IT staff’s lack of knowledge on alleged INM breach ‘extraordinary’
Regulator expressed ‘serious concern’ that staff did not know ‘specifics’ of data removal
Director of Corporate Enforcement Ian Drennan expressed serious concern that INM’s IT director Gerry Wilde and deputy IT director Ronan McCarthy did not know “the specifics” about the removal of INM back-up tapes. File photograph: Dara Mac Dónaill/The Irish Times
The State’s corporate enforcer has said it was “extraordinary” that Independent News & Media’s two most senior IT staff had “such a lack of knowledge” about a suspected data breach in 2014, court documents show.
Director of Corporate Enforcement Ian Drennan expressed serious concern that the company’s IT director Gerry Wilde and deputy IT director Ronan McCarthy did not know “the specifics” about the removal of INM’s back-up tapes of computer data, directed by the company’s then chairman Leslie Buckley, and their subsequent interrogation by third-party companies outside the jurisdiction over several months.
Mr Drennan raised his concerns in legal papers submitted to the High Court as part of his bid to have High Court inspectors investigate further after he raised serious concerns about the alleged data security breach, corporate governance issues and INM’s protection of journalistic sources following a year-long investigation.
His lengthy affidavit to the court discloses that in May 2015, INM’s then chief executive Robert Pitt was told about the data incident by Mr Wilde. He was “so concerned” about the matter that he asked Mr Pitt if they could discuss it on the street outside INM’s offices on Talbot Street in Dublin, which they did during a 10-minute walk.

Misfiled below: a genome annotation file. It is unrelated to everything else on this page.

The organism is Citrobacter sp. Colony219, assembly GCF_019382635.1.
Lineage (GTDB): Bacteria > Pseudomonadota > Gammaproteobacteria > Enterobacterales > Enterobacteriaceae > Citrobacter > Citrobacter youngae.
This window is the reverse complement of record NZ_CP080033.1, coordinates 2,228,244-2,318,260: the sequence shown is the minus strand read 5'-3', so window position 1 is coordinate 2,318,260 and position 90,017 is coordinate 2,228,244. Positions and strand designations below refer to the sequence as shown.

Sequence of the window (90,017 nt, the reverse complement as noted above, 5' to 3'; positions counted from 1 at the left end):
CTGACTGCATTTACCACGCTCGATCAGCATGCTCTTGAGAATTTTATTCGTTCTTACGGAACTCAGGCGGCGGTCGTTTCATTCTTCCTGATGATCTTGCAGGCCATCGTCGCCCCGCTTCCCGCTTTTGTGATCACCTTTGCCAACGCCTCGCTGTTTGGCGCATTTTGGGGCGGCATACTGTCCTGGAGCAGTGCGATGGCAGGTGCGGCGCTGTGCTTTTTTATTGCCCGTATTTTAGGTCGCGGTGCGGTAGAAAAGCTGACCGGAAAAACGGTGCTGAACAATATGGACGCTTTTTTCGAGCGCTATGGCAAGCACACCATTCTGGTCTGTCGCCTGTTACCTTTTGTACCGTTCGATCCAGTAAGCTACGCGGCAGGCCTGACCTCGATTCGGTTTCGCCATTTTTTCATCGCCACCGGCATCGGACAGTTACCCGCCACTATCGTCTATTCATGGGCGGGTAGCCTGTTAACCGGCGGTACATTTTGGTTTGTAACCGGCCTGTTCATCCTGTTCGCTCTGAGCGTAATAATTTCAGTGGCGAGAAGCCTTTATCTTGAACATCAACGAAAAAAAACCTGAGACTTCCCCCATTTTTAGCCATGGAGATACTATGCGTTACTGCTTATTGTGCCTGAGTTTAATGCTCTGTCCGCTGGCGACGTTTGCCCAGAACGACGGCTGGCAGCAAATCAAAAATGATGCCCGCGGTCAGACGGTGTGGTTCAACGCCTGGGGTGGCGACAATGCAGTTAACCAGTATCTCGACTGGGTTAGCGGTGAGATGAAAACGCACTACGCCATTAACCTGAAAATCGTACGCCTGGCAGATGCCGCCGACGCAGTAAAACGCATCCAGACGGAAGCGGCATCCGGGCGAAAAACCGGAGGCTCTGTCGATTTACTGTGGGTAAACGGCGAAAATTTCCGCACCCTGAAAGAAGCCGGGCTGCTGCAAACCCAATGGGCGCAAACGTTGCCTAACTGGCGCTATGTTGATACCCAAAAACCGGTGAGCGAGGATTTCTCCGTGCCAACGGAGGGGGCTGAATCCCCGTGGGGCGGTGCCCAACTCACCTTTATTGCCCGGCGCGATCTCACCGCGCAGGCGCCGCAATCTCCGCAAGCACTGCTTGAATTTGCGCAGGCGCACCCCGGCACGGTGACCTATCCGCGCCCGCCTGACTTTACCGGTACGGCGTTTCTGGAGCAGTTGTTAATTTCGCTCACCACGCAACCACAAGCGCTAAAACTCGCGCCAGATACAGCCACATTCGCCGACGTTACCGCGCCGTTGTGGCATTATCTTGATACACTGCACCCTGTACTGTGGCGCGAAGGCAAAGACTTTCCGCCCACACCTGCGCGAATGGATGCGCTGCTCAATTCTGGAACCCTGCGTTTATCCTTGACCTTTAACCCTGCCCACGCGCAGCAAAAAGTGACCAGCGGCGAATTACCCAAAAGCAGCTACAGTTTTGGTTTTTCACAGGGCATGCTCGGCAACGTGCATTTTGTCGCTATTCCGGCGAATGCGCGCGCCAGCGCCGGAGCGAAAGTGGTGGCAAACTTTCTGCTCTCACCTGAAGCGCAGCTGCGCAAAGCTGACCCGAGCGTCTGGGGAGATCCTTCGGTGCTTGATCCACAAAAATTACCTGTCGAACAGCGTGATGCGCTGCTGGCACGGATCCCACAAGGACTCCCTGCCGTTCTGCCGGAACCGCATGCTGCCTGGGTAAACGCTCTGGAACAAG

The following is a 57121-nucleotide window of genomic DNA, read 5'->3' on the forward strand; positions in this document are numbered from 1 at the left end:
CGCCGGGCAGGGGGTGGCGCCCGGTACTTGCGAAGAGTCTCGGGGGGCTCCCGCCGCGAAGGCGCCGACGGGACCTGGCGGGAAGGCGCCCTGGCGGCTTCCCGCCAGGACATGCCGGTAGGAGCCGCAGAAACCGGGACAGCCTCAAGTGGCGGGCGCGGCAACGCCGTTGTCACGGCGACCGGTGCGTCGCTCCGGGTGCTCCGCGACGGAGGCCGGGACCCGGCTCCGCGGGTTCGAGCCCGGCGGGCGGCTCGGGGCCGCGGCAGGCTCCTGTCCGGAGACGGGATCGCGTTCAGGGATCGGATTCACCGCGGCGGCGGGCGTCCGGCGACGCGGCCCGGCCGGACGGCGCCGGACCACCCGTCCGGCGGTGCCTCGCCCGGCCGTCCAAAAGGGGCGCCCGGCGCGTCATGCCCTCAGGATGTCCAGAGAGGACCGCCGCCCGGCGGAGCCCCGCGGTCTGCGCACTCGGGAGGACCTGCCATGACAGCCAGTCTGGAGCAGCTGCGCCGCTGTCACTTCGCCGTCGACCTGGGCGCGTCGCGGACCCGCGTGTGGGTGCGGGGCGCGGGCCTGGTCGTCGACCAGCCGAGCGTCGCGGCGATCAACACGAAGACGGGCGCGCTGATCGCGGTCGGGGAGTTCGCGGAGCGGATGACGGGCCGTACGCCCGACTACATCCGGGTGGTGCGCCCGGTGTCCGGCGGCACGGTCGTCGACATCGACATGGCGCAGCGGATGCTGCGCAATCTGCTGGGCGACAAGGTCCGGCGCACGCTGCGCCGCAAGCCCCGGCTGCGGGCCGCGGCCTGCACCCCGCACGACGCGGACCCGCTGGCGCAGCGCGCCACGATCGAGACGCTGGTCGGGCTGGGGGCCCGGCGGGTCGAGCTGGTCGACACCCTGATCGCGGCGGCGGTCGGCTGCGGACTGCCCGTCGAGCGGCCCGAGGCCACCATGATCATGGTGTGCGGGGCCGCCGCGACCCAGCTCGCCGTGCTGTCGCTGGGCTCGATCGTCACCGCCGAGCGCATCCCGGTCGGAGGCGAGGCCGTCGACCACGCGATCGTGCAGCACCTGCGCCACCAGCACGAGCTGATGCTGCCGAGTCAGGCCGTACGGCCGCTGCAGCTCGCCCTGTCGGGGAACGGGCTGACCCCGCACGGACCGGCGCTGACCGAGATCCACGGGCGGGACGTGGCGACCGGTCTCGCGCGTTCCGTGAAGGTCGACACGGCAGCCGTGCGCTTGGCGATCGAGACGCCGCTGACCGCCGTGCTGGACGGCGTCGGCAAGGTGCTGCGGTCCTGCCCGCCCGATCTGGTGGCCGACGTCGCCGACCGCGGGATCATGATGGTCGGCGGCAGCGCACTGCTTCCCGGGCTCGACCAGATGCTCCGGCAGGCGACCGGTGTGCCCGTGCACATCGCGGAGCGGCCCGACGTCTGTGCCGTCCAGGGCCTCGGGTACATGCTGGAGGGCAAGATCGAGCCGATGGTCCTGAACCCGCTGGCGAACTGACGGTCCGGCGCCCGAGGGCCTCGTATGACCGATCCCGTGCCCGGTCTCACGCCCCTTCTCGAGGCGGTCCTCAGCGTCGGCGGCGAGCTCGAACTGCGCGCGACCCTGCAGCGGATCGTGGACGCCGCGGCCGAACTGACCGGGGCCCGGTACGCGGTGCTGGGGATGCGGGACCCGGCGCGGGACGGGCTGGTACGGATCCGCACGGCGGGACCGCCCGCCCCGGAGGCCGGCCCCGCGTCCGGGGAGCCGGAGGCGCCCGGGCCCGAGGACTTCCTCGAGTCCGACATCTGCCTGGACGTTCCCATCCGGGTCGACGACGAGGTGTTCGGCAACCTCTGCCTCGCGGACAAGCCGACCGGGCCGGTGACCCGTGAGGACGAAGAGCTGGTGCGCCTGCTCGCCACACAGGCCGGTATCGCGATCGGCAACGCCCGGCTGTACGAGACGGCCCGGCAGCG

Mr Pitt later disclosed the alleged breach to the Office of the Director of Corporate Enforcement (ODCE) in a protected whistleblower disclosure in August 2017.
Mr Pitt claims Mr Wilde told him he was instructed by Mr Buckley to provide access to INM’s IT systems, including the emails of former directors, to a company called TDS UK and Derek Mizak, an IT consultant whom Mr Buckley had recommended previously to Mr Pitt in relation to concerns about leaks in INM.
Mr Drennan names a total of six individuals and six companies outside INM that had access to the data.
Found it ‘troubling’
In his court filing, he states that he found it “troubling” that INM’s data would have been accessed “without INM itself being clear as to the identities and roles of all those involved in the process”.
The affidavit states Mr Wilde told the ODCE he had no knowledge of a contract with TDS UK and that he was away on annual leave when a person from TDS UK came into INM with Mr Mizak “to perform services”.
Mr McCarthy was also unable to provide details about what exactly TDS UK did. He told the ODCE that he assumed its work with Mr Mizak “flowed” from an earlier internal IT searching exercise performed by him with then company secretary Michael Doorly, now INM chief executive, “to do with a legal contract” and was a “deep dive into the system to try and see was there anything else there”.
Mr Wilde and Mr Doorly are among nine current and former INM directors and executives to have filed affidavits this week in response to Mr Drennan’s claims.